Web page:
Basic Life Support (BLS): Adult Resuscitation

Updated: May 10, 2018
  • Author: James J Lamberg, DO; Chief Editor: Meda Raghavendra (Raghu), MD  more...
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Basic Life Support (BLS): Adult Algorithm

Basic Life Support: Adult Arrest

1. Verify scene safety. [1, 2, 3]

2. Check responsiveness; if none, follow steps below:

  • Shout for nearby help.
  • Activate emergency response system (eg, facility protocol, mobile phone).
  • If alone, leave the victim to activate the emergency response system and get the AED before CPR.
  • Get automated external defibrillator (AED) and emergency equipment or send someone to do so.
  • Assess for breathing or only gasping.

3. Assess for no breathing or only gasping and check pulse for less than 10 seconds, simultaneously. If normal breathing and pulse definitely present, monitor until additional help arrives.

4. If no normal breathing but pulse present, follow the steps below:

  • Provide rescue breathing: 1 breath every 5-6 seconds.
  • Activate emergency response system (if not already done) after 2 minutes.
  • Continue rescue breathing with pulse check every 2 minutes; if no pulse, begin CPR.
  • If possible opioid overdose, administer naloxone, if available, per protocol.

5. If no breathing (or only gasping) and no pulse, follow the steps below:

  • Start high-quality cardiopulmonary resuscitation (CPR) at a compressions-to-breaths ratio of 30:2.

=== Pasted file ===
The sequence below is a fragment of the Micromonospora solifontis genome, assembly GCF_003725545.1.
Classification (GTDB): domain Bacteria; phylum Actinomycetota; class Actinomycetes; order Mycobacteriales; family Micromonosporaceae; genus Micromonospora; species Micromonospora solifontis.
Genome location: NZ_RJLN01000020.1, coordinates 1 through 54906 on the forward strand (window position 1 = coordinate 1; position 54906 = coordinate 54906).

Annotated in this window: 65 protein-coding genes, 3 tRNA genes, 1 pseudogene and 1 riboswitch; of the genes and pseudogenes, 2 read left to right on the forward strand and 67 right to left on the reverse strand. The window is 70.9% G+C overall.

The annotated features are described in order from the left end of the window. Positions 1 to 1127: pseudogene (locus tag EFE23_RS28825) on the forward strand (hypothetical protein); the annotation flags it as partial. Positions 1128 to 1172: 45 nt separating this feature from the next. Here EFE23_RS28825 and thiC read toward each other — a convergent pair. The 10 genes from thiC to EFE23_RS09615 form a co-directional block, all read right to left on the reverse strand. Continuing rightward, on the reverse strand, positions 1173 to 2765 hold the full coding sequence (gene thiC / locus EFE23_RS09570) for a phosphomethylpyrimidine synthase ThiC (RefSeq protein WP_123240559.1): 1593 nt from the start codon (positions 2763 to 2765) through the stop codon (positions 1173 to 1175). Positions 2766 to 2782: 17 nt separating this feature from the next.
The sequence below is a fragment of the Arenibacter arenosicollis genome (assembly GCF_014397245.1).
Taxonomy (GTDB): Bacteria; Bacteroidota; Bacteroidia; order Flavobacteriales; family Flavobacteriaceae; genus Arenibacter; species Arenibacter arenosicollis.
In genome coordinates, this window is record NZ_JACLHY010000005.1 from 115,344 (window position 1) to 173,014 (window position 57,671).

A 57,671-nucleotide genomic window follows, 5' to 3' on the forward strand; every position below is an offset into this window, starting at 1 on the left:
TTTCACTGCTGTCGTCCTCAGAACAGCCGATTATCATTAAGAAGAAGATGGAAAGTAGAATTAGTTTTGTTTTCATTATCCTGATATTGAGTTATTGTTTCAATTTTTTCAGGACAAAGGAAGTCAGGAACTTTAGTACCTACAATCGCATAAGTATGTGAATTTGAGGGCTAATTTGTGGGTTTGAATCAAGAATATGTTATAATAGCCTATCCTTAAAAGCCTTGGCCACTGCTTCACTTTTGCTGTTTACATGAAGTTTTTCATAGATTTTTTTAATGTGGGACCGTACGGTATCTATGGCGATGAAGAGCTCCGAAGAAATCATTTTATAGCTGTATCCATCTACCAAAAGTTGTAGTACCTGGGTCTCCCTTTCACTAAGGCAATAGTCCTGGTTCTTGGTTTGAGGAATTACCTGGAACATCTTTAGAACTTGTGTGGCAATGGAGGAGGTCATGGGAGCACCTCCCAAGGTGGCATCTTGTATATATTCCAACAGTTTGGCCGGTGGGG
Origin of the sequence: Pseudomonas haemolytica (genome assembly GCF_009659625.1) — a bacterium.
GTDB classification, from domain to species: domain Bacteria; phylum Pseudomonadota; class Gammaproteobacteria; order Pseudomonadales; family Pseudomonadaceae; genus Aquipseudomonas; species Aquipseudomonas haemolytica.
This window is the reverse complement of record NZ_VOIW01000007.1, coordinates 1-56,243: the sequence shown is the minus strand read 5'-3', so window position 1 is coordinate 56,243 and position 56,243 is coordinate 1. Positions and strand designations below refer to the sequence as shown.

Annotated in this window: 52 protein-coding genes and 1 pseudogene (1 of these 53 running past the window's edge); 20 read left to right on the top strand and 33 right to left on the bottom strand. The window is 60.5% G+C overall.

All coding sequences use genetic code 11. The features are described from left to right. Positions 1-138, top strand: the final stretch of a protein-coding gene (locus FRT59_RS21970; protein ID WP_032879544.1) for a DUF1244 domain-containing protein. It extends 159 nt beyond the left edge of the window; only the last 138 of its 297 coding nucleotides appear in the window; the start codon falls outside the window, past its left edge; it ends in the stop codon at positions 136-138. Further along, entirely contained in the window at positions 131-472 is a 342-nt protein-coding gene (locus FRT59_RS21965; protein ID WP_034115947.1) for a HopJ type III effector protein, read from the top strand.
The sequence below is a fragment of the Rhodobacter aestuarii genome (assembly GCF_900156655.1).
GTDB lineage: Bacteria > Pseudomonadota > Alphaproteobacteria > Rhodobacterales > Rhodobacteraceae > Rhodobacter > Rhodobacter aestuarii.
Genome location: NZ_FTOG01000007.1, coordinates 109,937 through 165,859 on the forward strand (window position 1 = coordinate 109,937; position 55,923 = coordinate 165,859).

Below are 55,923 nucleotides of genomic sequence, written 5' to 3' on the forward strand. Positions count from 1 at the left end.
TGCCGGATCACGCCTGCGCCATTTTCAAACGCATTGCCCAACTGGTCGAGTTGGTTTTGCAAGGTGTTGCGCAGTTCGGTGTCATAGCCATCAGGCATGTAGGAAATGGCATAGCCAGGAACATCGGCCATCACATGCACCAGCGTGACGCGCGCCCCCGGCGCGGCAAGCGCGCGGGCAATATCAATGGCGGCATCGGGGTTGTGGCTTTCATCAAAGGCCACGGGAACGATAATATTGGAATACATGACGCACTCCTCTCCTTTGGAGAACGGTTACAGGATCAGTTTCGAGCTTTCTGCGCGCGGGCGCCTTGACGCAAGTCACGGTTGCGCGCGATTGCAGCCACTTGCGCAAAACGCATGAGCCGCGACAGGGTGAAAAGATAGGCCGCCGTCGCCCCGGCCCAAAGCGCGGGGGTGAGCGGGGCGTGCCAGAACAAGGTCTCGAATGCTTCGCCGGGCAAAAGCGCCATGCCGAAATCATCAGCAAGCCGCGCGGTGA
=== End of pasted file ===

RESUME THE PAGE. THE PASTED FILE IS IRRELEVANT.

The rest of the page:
• Every 2 minutes, check pulse, check rhythm, and switch compressors.
  • Use AED as soon as available; if shockable rhythm, defibrillate and then immediately start CPR.
  • High-quality CPR and changing rescuers every 2 minutes improves a victim’s chance of survival.

6. With AED attached, assess for shockable rhythm, as follows:

  • If shockable, defibrillate and then immediately start CPR for about 2 minutes.
  • If nonshockable, resume CPR for about 2 minutes and reassess for pulse and shockable rhythm.


See the list below:

  • Check pulse at carotid artery.
  • Compression landmarks: lower half of sternum between the nipples
  • Compression method: heel of one hand, other hand on top
  • Depth: at least 2 in (5 cm); attempt to avoid excessive depth (2.4 in [6 cm])
  • Allow complete chest recoil after each compression.
  • Compression rate: 100-120 compressions per minute
  • Compression-to-ventilations ratio: 30:2, for one or two rescuers
  • Continuous compressions if advanced airway present
  • Rotate compressor every 2 minutes or if fatigued.
  • Minimize interruptions in compressions to less than 10 seconds.
  • Avoid excessive ventilation.
  • If end-tidal carbon dioxide tension (PETCO 2) is less than 10 mm Hg, attempt to improve CPR quality. [4]


See the list below:

  • Head tilted, chin lifted
  • Jaw thrust if trauma suspected


See the list below:

  • Ventilation with advanced airway every 6 seconds, asynchronous with compressions
  • Rescue breathing every 5-6 seconds
  • Deliver at about 1 second/breath.
  • Watch for visible chest rise.


See the list below:

  • Attach and use AED as soon as available.
  • Minimize interruptions in chest compressions before and after shock.
  • Resume CPR beginning with compressions immediately after each shock.

Most Recent Guideline Changes

Changes from the 2010 guidelines include the following:

  • Simultaneous breathing and pulse check in less than 10 seconds
  • Administer epinephrine as soon as feasible after the onset of cardiac arrest due to an initial nonshockable rhythm.
  • Provide opioid overdose education, either alone or coupled with naloxone distribution and training, to persons at risk for opioid overdose.
  • In pregnancy, if the fundus height is at or above the level of the umbilicus, manual left uterine displacement can be beneficial in relieving aortocaval compression during chest compression.